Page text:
Part of the fun of this trip is staying at Phantom Ranch, an oasis in the arid canyon depths. A historic national park lodge built in the 1920s, it stands in a shady cottonwood grove alongside Bright Angel Creek, a tumbling Colorado tributary. With Jack Hawes, an old college buddy from California, I planned two nights there, giving us a day to relax between the hike in and out. So how did we relax? We hiked the gentle trail that winds through the narrow, steep-walled gorge traced by Bright Angel Creek. At age 65, we both keep fit - I run five miles almost daily; he's a demon on an exercise bicycle - but we weren't taking chances.

Canyon costs

The hike itself costs nothing, and guidance and commentary from the National Park Rangers is of course similarly free. This, combined with the cheap rates at Phantom Ranch, makes this adventure affordable for almost anyone in decent shape. A friendly, low-key retreat, the lodge accommodates a maximum of 88 people-either in small stone-and-log cabins (48 guests) or in four ten-bunk dormitories (40 guests) - two dorms each for males and females. The cabins rent for $71 a night for two people, not a bad price considering their unique setting. But folks on the mule trips get most of them. The dorms, where we stowed our packs, are reserved for hikers. The $25.50-per-person rate includes bed linens and a towel. Each dorm boasts a hot shower, sink, and toilet.

Not cheap enough? If you're willing to rough it, Bright Angel Campground (928/638-7875), adjacent to the ranch, caters to serious hikers able to tote tent, sleeping bag, food, and cooking gear. That's in addition to drinking water, energy bars and other trail snacks, toiletries, and extra clothing we dorm-bound hikers carried. The campground offers 33 sites, available to a maximum of 90 campers a night. The cost is $5 per person a night, plus a $10 permit for each site.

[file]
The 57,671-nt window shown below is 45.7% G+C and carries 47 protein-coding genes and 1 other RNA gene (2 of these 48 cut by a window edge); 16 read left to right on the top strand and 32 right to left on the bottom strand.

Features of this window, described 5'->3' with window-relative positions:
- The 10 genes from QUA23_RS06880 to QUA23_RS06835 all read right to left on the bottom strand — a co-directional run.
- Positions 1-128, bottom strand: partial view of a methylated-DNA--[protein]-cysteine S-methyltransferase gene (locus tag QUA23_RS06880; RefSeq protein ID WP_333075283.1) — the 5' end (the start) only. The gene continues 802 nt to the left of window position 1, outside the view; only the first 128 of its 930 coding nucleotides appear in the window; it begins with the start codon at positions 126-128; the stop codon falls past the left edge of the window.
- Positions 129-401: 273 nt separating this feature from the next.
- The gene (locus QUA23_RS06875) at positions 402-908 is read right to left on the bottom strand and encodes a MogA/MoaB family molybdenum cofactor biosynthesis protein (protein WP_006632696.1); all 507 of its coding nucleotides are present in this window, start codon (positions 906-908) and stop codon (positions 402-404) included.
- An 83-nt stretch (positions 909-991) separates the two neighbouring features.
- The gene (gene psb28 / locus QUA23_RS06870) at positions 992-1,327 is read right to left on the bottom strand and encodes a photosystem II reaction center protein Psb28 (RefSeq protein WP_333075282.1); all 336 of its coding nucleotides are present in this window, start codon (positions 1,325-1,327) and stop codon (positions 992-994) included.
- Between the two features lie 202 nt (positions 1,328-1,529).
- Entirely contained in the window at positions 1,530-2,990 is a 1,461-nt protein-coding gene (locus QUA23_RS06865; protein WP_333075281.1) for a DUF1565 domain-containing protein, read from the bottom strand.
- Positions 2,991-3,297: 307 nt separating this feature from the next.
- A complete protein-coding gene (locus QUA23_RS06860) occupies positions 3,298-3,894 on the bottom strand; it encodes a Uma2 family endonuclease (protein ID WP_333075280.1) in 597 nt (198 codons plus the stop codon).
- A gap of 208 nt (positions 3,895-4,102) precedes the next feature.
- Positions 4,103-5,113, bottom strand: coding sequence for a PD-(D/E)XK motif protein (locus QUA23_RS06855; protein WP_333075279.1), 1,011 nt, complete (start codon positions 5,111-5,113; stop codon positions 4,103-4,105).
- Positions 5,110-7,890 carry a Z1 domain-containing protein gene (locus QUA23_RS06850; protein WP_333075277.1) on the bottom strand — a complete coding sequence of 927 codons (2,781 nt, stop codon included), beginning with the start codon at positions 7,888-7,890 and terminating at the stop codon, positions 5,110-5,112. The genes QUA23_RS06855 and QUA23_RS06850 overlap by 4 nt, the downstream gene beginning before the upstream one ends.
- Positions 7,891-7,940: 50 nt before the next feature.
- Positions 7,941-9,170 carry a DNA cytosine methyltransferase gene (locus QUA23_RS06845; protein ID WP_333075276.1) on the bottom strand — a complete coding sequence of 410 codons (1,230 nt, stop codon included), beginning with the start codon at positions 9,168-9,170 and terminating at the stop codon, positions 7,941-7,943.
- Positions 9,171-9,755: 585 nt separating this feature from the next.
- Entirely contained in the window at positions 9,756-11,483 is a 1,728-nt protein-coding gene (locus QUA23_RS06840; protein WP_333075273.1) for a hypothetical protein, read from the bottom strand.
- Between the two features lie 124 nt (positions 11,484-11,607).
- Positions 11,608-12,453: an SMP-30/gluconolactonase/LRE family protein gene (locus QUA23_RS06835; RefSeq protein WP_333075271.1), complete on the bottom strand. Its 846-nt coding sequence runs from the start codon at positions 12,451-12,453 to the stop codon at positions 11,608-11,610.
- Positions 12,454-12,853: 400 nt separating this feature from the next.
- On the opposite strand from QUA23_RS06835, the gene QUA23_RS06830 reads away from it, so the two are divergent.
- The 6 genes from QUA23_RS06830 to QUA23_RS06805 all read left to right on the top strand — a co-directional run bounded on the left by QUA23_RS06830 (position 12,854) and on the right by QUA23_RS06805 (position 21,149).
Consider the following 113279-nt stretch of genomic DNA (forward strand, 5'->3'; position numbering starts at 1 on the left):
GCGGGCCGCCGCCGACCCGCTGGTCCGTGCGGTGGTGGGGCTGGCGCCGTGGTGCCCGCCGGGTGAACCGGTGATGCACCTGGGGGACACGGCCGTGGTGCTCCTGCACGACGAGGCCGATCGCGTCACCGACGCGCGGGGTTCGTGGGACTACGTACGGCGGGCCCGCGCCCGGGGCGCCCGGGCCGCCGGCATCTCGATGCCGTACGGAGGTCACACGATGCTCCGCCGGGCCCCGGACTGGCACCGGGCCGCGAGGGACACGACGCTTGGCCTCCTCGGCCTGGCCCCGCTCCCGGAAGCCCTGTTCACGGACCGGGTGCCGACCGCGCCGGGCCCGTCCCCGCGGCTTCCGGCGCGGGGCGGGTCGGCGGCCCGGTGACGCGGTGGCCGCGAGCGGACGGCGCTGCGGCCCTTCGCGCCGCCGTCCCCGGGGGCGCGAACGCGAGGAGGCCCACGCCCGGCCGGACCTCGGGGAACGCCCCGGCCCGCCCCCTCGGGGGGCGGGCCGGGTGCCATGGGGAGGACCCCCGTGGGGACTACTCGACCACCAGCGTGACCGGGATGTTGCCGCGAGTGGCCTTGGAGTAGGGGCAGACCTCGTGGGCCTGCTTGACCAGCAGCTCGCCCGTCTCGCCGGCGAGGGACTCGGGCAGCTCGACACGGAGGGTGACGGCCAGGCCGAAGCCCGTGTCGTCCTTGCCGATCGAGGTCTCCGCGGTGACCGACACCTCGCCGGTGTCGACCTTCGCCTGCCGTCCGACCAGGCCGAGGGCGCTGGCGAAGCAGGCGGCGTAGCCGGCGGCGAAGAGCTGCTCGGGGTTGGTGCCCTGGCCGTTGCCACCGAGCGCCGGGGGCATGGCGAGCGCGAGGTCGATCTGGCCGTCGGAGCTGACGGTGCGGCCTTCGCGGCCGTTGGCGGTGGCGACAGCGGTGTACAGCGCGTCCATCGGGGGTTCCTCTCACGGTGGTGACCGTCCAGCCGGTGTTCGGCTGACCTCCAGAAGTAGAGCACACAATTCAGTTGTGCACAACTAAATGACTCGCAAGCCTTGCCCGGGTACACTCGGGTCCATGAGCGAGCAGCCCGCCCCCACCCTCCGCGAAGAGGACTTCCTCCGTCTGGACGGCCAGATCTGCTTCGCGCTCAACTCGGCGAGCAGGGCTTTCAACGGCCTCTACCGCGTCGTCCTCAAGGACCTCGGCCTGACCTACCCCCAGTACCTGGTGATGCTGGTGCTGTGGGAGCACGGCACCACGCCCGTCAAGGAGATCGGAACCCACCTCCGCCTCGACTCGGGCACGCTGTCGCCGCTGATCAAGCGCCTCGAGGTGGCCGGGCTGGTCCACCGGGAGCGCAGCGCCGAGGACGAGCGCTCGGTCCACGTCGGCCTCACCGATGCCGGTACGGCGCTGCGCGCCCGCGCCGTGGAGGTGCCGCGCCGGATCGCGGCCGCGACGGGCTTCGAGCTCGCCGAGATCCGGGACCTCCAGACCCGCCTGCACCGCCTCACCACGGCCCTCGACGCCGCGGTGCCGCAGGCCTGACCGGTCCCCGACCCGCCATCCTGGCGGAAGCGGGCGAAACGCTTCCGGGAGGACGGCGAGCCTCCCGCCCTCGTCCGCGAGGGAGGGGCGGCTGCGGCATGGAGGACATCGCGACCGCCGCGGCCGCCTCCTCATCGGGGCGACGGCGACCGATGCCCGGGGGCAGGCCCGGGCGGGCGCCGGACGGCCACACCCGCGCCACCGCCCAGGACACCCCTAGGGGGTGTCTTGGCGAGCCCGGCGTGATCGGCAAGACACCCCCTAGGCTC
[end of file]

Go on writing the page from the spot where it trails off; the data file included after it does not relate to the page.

To save money, pack food. We took the easier option and ate the ranch's group meals dished up at tables for 12. The dinner menu is limited to the same two choices. The steak dinner, served nightly at 5 p.m., is $27.75 per person; mule trippers get first choice. We tucked into the hiker's hearty stew, served at 6:30 p.m. and priced at a more modest $17.25, including green salad, corn bread, and chocolate cake. A breakfast of sausage, eggs, and pancakes is $14.50, and a bag lunch, full of high-energy snacks, $7.50.

At the above prices for room and board, our two-night, three-day adventure totaled just $118 per person, not including modest taxes and a $3 Tecate beer at dinner. Entertainment was Cox's informative wildlife talks. One night, she described efforts to preserve the park's bat population; the next, we learned about the apparently successful effort to re-introduce California condors.

On the trail 

Prehistoric peoples began carving the gentler Bright Angel Trail into the canyon walls. In the early 1900s, an entrepreneur claimed rights to it, charging a fee for its use. The National Park Service, ultimately successful in disputing the claim, built the South Kaibab Trail in 1925 to provide free public access into the canyon. Much of the route had to be blasted out of solid rock.